T-Mobile and Verizon also produced the fastest individual 4G speed scores across our 47 cities. Both operators provided our users with average LTE download speeds faster than 30 Mbps in Detroit and Minneapolis. Our results show Verizon also met that 30-Mbps benchmark in Baltimore, Chicago and New York City, while T-Mobile's list of 30 Mbps-plus cities included Cleveland, Grand Rapids, Jacksonville and Kansas City. We recorded AT&T's fastest 4G download score of 23.5 Mbps in San Diego and Sprint's fastest 4G score of 23.3 Mbps in Seattle. The location of the fastest network of all in our results was a surprise. T-Mobile's LTE service in Grand Rapids, Michigan, had the highest 4G download average in our results: 45.7 Mbps.
These faster 4G speeds we see emerging in U.S. cities are encouraging signs. They're evidence that national operators are moving further down LTE's evolutionary path, though the improvements we see in different cities could all be the result of different factors. In the last year, operators have plowed more bandwidth into their LTE networks, either from new spectrum or old 2G and 3G spectrum repurposed for 4G use. They've tweaked the technical capabilities of their networks with more sophisticated antenna technologies and more advanced modulation techniques. And they have used carrier aggregation technologies to lash together multiple frequencies at far-flung ends of the mobile spectrum band to create much more powerful LTE connections. Our measurements show those efforts are paying dividends.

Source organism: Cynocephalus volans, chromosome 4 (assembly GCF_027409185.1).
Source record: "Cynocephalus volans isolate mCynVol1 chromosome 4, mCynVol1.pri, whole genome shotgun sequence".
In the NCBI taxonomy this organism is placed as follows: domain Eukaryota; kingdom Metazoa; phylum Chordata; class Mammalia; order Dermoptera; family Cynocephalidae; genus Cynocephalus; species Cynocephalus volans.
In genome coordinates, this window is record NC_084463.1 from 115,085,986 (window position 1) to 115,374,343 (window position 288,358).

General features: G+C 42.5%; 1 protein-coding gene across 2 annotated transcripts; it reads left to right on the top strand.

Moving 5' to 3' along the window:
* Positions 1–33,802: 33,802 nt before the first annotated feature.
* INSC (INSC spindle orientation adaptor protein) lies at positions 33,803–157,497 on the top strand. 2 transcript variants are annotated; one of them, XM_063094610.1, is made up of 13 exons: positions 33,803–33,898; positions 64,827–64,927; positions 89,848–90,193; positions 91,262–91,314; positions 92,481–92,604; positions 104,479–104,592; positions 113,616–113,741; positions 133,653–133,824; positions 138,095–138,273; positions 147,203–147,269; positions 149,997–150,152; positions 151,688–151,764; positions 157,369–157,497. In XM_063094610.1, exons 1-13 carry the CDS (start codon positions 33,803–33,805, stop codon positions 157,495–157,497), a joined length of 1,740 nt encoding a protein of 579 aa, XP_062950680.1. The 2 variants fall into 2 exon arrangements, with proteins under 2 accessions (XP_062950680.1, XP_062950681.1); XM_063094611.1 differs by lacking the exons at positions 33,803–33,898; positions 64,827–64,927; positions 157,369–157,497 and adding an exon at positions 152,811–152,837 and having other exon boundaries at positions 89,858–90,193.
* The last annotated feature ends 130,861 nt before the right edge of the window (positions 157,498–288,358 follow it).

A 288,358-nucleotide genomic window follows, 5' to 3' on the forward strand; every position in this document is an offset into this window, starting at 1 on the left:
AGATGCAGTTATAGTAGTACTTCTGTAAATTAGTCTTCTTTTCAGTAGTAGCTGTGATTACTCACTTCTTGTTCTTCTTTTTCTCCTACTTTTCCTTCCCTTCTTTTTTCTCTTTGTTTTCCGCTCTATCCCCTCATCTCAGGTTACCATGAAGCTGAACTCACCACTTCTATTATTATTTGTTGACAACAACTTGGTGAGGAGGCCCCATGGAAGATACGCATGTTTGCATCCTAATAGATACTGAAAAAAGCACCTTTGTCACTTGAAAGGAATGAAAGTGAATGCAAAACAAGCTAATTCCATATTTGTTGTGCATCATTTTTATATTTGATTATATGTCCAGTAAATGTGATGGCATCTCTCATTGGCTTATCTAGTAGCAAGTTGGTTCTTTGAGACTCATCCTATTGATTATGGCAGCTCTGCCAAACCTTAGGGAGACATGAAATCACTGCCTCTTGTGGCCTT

In our next few U.S. reports, OpenSignal will be watching for further increases in 4G speed — to see whether we're tracking a continuing trend or just a one-off boost in LTE capacity. If the trend continues, the U.S. could reclaim some of its lost glory as a 4G innovator among the global wireless community. There is no question that the U.S. is a global leader in 4G availability. It's one of only five countries to maintain a national 4G availability greater than 90% in our most recent State of LTE report. But the U.S. has fallen far behind its fellow LTE early adopters in Europe and East Asia when it comes to technological capabilities such as speed and latency. Pushing past 20 Mbps is an early sign of progress, but if U.S. operators can expand the 30 Mbps-plus experience we're seeing in New York, Chicago, Detroit and Minneapolis across the country, then the U.S. could propel itself back into the 4G speed elite.